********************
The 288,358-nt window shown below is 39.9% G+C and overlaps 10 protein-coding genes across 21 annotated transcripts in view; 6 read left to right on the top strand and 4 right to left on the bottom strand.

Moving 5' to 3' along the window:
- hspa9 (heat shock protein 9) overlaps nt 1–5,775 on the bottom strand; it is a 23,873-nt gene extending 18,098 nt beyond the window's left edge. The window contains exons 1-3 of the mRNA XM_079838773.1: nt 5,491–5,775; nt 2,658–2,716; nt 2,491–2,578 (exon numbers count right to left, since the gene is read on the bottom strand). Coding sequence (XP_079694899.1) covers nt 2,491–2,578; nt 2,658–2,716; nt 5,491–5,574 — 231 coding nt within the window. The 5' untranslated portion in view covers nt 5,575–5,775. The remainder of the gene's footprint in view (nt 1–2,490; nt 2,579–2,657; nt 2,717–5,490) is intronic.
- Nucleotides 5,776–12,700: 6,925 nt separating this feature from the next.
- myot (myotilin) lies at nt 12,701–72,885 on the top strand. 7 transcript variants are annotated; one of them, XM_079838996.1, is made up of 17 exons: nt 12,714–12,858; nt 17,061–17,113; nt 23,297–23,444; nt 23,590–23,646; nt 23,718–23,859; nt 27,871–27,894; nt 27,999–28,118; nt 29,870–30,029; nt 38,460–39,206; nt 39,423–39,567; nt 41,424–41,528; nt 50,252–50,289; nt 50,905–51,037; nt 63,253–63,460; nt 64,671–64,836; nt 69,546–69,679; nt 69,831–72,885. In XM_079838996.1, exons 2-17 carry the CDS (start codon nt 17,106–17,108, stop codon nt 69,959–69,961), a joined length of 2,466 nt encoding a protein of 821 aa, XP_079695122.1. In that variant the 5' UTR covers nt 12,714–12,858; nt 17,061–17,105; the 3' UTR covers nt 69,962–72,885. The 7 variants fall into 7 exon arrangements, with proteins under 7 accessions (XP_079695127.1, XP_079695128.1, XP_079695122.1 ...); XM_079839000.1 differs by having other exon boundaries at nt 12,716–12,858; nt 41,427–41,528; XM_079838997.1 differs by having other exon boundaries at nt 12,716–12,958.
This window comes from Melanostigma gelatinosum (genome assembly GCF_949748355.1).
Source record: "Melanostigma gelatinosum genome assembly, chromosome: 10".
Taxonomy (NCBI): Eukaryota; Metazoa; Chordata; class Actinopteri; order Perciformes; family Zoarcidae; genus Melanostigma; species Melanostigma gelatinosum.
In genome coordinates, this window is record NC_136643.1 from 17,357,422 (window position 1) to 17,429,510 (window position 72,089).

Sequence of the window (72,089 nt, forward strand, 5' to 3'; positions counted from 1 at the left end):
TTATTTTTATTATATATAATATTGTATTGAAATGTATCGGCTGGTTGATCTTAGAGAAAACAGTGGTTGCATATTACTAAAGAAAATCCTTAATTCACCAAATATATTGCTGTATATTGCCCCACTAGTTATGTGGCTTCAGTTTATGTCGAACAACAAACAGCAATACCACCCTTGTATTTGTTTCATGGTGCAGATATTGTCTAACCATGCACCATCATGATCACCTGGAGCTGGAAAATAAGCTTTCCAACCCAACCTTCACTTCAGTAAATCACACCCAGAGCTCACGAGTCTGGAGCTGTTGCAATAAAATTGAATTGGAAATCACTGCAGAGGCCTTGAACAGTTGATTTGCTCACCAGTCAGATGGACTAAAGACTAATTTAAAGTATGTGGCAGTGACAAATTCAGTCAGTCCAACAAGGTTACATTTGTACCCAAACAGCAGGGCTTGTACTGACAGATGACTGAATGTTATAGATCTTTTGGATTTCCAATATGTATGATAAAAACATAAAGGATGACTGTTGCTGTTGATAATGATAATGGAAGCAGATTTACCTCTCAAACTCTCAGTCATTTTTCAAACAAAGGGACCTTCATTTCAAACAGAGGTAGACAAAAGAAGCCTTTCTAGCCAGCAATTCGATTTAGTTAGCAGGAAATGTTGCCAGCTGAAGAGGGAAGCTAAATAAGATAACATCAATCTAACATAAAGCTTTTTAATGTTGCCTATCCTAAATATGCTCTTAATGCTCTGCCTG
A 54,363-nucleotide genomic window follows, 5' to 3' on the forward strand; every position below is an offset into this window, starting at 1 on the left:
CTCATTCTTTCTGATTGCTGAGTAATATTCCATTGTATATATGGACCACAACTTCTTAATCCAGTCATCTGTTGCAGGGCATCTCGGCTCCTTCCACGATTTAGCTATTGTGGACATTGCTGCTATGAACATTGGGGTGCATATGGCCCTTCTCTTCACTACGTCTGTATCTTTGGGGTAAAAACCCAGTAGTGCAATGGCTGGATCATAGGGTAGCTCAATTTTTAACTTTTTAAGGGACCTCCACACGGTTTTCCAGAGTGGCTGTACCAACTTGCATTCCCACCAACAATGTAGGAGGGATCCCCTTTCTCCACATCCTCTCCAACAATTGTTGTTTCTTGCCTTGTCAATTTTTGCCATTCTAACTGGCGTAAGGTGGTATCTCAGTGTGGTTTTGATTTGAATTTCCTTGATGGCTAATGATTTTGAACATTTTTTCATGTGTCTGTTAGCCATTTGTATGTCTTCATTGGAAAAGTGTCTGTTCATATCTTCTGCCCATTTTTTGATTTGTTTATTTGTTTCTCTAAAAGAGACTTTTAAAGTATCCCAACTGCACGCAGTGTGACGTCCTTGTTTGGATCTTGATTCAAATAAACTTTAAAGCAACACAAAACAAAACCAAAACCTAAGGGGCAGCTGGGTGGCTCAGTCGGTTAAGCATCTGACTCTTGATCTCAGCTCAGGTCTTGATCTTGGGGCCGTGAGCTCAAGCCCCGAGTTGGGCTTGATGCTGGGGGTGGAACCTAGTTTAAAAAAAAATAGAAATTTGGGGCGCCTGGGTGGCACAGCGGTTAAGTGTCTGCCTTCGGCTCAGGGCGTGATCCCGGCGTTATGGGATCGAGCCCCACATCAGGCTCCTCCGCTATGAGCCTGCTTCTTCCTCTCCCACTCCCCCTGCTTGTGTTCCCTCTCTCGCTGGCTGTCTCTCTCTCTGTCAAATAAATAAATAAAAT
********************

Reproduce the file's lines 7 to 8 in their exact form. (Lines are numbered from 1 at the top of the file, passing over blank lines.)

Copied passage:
Source record: "Melanostigma gelatinosum genome assembly, chromosome: 10".
Taxonomy (NCBI): Eukaryota; Metazoa; Chordata; class Actinopteri; order Perciformes; family Zoarcidae; genus Melanostigma; species Melanostigma gelatinosum.